The real problem with Medicare and Social Security is not that they are too generous, but that they are too stingy. There is currently a slowly unfolding retirement crisis. The move away from defined pension programs to 401(k)s is now starting to bear fruit in the form of a generation of older Americans who lack sufficient money for their old age. From Yahoo Finance:
Among Fortune 1000 companies, only 11 percent still offer a traditional pension plan to newly hired salaried workers, down from 14 percent in 2011 and continuing a long slide from 90 percent in 1985. Conversely, in 1985 only 10 percent of those companies offered only a defined contribution plan to salaried workers — today that figure stands at 70 percent.
But this trend has its consequences in the workplace, as large numbers of baby boomers have 401(k) balances that are inadequate to fund a traditional retirement. To make matters worse, most retiring workers don’t know how to turn their nest eggs into reliable retirement income. Employers also haven’t provided much help by offering retirement income options in their defined contribution plans.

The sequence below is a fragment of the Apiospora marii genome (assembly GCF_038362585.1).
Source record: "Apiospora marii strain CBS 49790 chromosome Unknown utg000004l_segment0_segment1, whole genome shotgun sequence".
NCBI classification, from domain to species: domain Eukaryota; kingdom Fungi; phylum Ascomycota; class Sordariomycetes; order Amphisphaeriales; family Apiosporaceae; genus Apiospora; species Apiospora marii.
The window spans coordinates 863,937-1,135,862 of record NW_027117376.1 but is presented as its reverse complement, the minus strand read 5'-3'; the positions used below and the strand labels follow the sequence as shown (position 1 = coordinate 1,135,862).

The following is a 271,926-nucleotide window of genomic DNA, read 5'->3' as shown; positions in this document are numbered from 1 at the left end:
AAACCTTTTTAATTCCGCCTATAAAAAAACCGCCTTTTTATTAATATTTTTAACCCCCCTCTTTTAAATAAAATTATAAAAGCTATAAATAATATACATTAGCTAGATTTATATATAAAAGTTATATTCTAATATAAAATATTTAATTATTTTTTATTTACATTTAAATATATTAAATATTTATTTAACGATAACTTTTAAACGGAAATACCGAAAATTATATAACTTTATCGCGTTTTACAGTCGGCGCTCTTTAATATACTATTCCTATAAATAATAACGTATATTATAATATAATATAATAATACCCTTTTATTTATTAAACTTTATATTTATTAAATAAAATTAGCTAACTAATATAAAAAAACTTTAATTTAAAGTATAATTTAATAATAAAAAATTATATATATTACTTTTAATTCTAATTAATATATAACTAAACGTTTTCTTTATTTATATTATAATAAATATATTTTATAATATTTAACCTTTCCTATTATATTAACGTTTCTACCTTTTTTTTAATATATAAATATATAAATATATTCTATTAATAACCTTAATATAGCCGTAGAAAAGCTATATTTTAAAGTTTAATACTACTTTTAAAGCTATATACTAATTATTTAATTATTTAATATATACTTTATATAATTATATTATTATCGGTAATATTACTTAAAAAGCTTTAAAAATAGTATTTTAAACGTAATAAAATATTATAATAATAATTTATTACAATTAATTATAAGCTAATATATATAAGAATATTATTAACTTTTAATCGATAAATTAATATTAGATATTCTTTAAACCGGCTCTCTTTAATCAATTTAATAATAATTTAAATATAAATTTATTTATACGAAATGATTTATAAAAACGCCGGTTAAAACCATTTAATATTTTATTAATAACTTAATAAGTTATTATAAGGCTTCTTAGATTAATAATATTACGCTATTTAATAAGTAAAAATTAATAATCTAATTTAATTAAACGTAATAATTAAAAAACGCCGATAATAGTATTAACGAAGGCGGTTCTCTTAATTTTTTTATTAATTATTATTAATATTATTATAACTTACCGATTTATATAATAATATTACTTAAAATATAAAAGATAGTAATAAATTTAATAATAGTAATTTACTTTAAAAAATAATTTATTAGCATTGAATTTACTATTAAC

The break down of the private retirement system is going to leave millions older Americans struggling to make ends meet. Any plan that cuts Social Security benefits and forces more health care cost shift on to seniors, like the deal Obama offered Boehner last year, would make this steadily growing problem much worse. At this time Congress could be focusing on how to improve Social Security benefits to make up for the loss of private pensions, not how to cut them.